PRESIDENT Jacob Zuma received a standing ovation yesterday — a rare accolade for a leader who is often criticised for delivering uninspiring and boring speeches.
Fresh from being criticised for a lacklustre speech at the African National Congress’s (ANC’s) centenary celebrations two weeks ago, Mr Zuma experienced a positive turn of events yesterday when a theatre hall in Sasolburg, packed with academics, professionals and business people, rose up in recognition of the lecture he gave. The occasion was to honour the ANC’s first president, John Dube, and Mr Zuma gave a lecture on his life as part of the ANC’s centenary celebrations. Compared to his long-winded, backward-looking January 8 speech, Mr Zuma had the audience eating out of the palm of his hand, as he dished out history, wisdom and humour. Mr Zuma has become synonymous with bland speeches. His slow reading pace and mispronunciation of words often leave his audience wondering what he is actually saying. And those lucky enough to have a copy to read as he delivers his speech are often disappointed with its lack of content.
In yesterday’s speech, Mr Zuma gave a history-intense tribute to Mr Dube. The relevance of the history in today’s times, although it was subtle, was not lost to the audience, judging by the occasional applause, the “ums” and “ahs”. His best performance was reserved for the question and answer session after his formal address. He was comfortable taking questions on the economy and SA’s skewed trade relations with China, a relationship which many claim is killing local business. Most important, he gave a glimpse of an ideal society in which education would be a central pillar in creating better human beings, and propping up economic development. He blamed parents for outsourcing the grooming of their children to teachers. “We, in our own homes, we no longer educate our kids … parents are not doing it. Parents are leaving it all to the teachers. That’s wrong.” Preachers should also educate children during their sermons. “Education should be a societal matter. Everybody must participate,” he said.
These may be simple lines, but they can form the basis of a strong political text. But Mr Zuma’s speech writers were in their offices at the Union Buildings and missed the chance to watch him in action so they could learn and improve his speeches. With the state of the nation address in mind, it is in the interest of the speech writers to find ways of improving the text they give to the country’s first citizen. He gets compared with his predecessor, Thabo Mbeki , who on a good day blew away his audience with poetic and intellectual content that Mr Zuma can only dream of. Mr Zuma has also given good performances, ones in which he has been brutally honest about the state of the government and the party he leads. But those are rare. One of them was his opening address at the ANC’s national general council in Durban in October 2010, at a time his presidency of the party was under serious scrutiny. Like a man fighting for his career, he delivered what one observer said was his best speech as president of the ANC. On that day, he cut through the ANC and alliance politics, wielding a whip to put his detractors in their place.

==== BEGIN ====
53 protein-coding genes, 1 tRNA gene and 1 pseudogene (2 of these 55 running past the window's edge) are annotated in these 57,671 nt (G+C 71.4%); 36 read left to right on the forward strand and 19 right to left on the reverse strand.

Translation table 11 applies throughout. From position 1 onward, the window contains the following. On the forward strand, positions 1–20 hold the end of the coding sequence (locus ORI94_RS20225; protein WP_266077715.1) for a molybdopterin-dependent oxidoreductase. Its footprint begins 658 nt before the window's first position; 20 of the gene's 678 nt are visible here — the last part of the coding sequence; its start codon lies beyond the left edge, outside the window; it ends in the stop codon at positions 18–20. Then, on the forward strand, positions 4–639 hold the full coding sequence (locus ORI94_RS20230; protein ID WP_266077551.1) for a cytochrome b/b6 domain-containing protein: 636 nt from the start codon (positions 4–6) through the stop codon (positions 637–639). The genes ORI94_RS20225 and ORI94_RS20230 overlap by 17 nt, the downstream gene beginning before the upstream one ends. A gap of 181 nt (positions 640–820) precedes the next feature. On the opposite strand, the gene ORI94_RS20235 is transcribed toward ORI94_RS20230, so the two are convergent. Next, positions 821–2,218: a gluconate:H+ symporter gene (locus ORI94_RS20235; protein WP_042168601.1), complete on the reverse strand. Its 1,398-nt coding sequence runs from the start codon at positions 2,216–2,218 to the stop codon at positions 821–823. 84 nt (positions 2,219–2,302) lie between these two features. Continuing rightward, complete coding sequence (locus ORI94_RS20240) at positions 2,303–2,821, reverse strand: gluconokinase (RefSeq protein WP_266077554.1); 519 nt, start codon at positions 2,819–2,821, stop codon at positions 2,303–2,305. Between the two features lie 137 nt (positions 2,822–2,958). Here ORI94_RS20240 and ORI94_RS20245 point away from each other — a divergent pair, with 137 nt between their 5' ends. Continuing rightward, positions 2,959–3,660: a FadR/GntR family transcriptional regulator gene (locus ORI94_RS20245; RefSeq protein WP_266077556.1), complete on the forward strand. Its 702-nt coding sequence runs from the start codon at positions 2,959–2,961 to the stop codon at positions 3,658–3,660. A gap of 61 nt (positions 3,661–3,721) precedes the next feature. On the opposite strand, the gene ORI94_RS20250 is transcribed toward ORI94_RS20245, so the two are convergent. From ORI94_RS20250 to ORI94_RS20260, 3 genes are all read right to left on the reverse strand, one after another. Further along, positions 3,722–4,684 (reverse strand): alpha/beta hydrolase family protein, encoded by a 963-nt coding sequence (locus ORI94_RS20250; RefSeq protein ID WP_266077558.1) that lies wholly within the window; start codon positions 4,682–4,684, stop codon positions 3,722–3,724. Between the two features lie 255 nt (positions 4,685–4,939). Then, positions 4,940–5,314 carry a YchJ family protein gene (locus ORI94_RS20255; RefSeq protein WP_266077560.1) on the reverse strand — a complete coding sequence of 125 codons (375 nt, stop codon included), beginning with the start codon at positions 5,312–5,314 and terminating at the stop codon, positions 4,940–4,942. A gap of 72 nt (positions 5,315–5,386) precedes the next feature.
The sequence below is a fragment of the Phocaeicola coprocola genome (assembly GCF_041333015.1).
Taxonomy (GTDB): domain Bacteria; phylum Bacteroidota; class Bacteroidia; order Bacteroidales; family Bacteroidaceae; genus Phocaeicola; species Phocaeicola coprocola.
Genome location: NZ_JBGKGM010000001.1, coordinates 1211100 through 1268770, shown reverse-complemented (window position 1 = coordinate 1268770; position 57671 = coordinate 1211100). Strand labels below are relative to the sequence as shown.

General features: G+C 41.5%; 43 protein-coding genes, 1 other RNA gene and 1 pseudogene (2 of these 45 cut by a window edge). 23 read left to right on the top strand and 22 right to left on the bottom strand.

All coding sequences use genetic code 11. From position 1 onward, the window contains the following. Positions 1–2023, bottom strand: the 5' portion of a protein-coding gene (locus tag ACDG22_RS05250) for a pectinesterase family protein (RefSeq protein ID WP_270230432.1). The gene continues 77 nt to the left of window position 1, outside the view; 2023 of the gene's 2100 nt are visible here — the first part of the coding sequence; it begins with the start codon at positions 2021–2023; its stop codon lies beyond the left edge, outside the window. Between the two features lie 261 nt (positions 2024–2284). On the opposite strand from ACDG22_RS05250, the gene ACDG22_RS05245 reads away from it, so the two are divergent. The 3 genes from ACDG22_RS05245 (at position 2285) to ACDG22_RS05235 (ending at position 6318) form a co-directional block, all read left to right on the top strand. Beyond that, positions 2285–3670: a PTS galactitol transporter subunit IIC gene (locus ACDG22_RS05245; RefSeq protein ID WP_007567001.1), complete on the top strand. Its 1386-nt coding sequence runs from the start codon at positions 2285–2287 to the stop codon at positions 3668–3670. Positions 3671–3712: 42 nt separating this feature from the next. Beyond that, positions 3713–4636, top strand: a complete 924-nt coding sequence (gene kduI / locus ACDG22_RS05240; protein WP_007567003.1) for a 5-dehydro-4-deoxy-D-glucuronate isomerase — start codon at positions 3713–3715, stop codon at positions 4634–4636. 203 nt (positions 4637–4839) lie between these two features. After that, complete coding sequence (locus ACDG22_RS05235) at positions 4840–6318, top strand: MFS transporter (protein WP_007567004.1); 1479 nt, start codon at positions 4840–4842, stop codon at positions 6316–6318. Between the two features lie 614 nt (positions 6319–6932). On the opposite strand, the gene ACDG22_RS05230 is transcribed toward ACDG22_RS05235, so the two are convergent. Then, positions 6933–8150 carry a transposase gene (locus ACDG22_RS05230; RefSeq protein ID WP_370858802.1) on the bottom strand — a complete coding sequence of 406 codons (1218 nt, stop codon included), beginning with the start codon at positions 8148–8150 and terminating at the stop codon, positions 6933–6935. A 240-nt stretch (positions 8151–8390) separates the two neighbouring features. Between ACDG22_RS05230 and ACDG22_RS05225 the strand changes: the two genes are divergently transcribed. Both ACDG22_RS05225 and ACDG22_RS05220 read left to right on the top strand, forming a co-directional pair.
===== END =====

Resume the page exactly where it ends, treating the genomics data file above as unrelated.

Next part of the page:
However, subsequent appearances have been nothing to write home about. Mr Zuma’s speeches are produced by a close-knit unit in the Union Buildings, with Luthuli House’s communications team providing “political content” that gets woven into his texts, usually averaging 20 pages, printed in a 24-point font for easier reading. But what stops the speech writers from studying the man they write for, how he speaks and how he delivers? A simple recording of yesterday’s off-the-cuff comments would help them prepare a text he can deliver in the future. That would help them tailor a speech that is in tune with Mr Zuma’s everyday language and in line with his views on policy and politics. Former speech writer Aubrey Matshiqi, now a political analyst, says most of Mr Zuma’s public appearances are uninspiring because the speeches lack content and are not well written. He says Mr Mbeki was not a great orator, but the content “made them beautiful. When the content is beautiful, people can overlook the bad delivery.”
There is no shortage of people “who can write beautiful speeches” in the ANC, he says. The uninspiring speeches were an indication of the broader politics in the ANC, where capable leaders were not roped in to help because they were not close to the political principals. The battles in the ANC could affect the performance of the Presidency, as skilled people could easily be sidelined because they belonged to “the wrong faction”. Mr Zuma’s speeches are not the only thing hobbling his presidency. The quality of the legal advice he received was questioned last year when his decisions were reviewed in public debates and in court, leading to questions about the competence of some components of the Presidency. Eventually, he appointed his personal attorney, Michael Hulley, as his special legal adviser to beef up his legal-advice team.